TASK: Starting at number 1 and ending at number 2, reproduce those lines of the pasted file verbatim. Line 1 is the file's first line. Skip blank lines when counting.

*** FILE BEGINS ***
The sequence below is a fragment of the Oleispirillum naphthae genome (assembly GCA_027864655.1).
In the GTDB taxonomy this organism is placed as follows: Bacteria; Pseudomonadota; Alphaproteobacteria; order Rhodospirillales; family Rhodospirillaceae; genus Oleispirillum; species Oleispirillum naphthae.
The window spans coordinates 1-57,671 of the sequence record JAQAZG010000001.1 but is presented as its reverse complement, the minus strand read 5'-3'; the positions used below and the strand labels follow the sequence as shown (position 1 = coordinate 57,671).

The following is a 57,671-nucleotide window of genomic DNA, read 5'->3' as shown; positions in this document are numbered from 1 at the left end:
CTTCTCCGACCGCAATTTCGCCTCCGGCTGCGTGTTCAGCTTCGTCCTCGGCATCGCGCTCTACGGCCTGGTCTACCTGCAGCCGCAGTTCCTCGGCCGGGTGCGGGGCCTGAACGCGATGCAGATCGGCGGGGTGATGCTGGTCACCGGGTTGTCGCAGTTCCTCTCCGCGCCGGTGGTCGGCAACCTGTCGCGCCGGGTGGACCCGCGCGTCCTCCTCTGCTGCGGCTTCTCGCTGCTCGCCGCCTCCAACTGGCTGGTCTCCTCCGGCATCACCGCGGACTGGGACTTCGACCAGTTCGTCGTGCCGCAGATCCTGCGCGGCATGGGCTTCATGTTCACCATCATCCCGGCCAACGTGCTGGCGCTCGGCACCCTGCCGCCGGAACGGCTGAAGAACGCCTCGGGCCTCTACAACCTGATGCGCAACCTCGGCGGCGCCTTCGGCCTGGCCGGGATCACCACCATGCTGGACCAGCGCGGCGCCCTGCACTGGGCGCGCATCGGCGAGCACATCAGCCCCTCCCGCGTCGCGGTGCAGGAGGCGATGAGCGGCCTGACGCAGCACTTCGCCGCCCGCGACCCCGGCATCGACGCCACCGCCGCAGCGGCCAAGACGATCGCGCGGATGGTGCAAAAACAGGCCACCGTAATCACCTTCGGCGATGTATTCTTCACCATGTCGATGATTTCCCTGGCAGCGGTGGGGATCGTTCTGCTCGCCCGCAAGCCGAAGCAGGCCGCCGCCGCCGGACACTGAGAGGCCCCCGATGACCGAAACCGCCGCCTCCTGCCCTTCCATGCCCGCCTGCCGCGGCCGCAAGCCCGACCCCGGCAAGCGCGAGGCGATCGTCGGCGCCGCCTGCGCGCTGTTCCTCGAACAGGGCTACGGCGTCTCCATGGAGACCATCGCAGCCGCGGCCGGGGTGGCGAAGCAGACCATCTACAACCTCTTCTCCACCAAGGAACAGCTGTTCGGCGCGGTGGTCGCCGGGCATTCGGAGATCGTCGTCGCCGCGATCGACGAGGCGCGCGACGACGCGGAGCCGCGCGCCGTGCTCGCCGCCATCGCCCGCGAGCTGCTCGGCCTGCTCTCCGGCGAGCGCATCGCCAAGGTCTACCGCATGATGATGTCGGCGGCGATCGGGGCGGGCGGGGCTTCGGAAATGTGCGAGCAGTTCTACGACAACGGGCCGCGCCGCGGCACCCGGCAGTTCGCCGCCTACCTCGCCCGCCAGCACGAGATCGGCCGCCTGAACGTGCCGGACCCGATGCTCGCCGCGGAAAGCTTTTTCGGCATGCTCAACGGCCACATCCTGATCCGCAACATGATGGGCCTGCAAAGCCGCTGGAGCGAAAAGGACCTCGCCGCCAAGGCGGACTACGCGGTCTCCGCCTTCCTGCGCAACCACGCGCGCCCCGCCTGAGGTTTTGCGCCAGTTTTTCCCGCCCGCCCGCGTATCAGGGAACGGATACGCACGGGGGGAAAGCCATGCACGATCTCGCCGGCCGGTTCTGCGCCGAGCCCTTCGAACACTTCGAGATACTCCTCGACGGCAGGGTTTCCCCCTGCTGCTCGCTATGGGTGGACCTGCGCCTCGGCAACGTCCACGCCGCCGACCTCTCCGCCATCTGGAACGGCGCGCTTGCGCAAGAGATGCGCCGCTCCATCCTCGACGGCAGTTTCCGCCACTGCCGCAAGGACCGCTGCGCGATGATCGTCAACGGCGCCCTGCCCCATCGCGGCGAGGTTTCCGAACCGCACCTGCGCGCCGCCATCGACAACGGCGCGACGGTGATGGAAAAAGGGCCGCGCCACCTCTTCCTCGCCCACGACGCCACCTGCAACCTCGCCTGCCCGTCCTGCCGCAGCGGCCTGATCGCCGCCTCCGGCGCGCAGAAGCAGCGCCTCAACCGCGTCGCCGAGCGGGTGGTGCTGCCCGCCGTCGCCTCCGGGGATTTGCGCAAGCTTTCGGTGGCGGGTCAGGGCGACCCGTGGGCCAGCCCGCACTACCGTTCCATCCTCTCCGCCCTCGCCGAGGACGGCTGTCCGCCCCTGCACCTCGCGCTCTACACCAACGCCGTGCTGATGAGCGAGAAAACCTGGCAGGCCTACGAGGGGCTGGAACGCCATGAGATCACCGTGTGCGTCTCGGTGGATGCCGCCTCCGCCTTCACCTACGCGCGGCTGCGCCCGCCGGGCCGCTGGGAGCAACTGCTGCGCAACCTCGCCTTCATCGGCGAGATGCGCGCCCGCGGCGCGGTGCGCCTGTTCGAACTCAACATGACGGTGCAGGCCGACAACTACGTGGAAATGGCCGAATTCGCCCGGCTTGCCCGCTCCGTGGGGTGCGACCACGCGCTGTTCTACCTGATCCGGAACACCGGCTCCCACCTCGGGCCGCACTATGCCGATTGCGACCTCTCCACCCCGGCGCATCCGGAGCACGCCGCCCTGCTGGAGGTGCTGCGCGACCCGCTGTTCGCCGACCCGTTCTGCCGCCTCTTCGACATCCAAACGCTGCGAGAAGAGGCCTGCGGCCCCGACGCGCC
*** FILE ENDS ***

The sequence below is a fragment of the Oleispirillum naphthae genome (assembly GCA_027864655.1).
In the GTDB taxonomy this organism is placed as follows: Bacteria; Pseudomonadota; Alphaproteobacteria; order Rhodospirillales; family Rhodospirillaceae; genus Oleispirillum; species Oleispirillum naphthae.